Despite its devastating consequences, a charity has found that people in the UK are largely unaware of the dangers donkeys are facing from the trade of their skins.
New research from SPANA has revealed that only five percent of those surveyed believe that the species is at risk of severe population decline due to the demand for ejiao, a product used in beauty products derived from donkey hides.
The price of donkey hides has risen eight to 10-fold in some countries, making donkey ownership unaffordable for many and devastating communities.
In Kenya, the price of donkey skin parts rose from 100 Kenyan Shillings in 2016 to 1,000 in 2017.
But SPANA’s research shows only two percent of people in the UK realise the extent of the issue.
The charity warned that a donkey population “could disappear entirely” if the farming of their skins is not addressed.
Chief executive Geoffrey Dennis told H&H the rate of decline the charity is witnessing in the donkey populations of some African countries is “dramatic and unsustainable”.
“The demand in China is very significant, with one ejiao manufacturer alone stating that it currently processes in excess of one million donkey skins per year,” Mr Dennis said.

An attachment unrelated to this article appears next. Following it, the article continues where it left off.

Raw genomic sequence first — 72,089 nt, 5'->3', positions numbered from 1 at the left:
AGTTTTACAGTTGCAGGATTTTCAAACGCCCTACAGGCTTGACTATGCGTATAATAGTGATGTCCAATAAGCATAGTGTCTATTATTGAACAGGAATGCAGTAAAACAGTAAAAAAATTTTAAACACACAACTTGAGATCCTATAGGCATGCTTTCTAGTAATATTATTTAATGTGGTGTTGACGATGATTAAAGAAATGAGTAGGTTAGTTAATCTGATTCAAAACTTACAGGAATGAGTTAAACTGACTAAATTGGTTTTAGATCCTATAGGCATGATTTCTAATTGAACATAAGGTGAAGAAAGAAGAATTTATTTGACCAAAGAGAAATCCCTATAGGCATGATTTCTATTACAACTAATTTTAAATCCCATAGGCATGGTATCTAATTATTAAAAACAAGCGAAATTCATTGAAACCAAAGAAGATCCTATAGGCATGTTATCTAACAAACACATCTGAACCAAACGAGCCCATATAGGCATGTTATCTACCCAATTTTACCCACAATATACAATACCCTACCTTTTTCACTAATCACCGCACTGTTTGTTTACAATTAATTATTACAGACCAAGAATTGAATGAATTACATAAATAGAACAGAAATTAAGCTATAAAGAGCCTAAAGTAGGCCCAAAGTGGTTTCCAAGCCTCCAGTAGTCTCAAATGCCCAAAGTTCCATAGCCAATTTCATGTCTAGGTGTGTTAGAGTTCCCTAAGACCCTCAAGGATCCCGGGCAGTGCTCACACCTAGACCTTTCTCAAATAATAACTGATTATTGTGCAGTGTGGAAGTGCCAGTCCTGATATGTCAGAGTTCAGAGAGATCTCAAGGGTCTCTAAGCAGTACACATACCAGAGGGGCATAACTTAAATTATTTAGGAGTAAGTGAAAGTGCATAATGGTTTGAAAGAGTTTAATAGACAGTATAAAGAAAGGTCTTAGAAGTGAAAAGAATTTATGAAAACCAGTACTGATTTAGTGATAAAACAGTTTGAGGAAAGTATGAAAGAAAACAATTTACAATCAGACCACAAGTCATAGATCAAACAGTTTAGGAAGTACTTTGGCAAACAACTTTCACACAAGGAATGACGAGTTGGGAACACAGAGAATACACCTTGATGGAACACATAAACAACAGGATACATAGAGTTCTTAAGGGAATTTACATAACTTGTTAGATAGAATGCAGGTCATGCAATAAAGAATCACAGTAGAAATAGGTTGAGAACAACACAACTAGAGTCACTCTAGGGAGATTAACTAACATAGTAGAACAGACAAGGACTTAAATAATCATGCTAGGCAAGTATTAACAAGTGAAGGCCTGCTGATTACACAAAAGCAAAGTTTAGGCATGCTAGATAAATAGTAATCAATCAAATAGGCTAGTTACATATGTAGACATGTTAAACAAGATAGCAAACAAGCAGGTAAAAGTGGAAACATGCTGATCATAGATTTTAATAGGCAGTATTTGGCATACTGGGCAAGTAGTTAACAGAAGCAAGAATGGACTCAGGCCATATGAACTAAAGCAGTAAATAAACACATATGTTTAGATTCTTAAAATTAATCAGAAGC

“With the supply of farmed donkeys in China unable to keep pace with demand, producers have now turned their attention to the donkeys of Africa and are targeting their skins on a massive scale.”
In Mali, SPANA’s country director is “extremely concerned” about this trade and the risk that the small grey donkeys of the Sahel region could disappear entirely.
Last year, he reported that 400 donkeys were being sold to the trade every week at each of the country’s seven major livestock markets.
“This rate simply cannot be sustained in the long term,” added Mr Dennis.
“Thankfully, bans and restrictions on the donkey skins trade have now been put in place by a number of governments across Africa.
The rider suffered a ‘hangman’s break’ to her C2 vertebra
Here Jason gives one H&H forum user advice on whether they need a whip
Here are seven tips for stopping this nuisance behaviour in its tracks
“However, this is a very complex issue and, in some cases, this has led to the emergence of a black market and an explosion in donkey thefts.”
SPANA is working with governments to put in place national bans on the export of donkey products.
“The trade has already been banned in many of the countries in which the charity works,” said a charity spokesman. “UK residents can help SPANA by raising awareness and by supporting their work directly.”
For all the latest news analysis, competition reports, interviews, features and much more, don’t miss Horse & Hound magazine, on sale every Thursday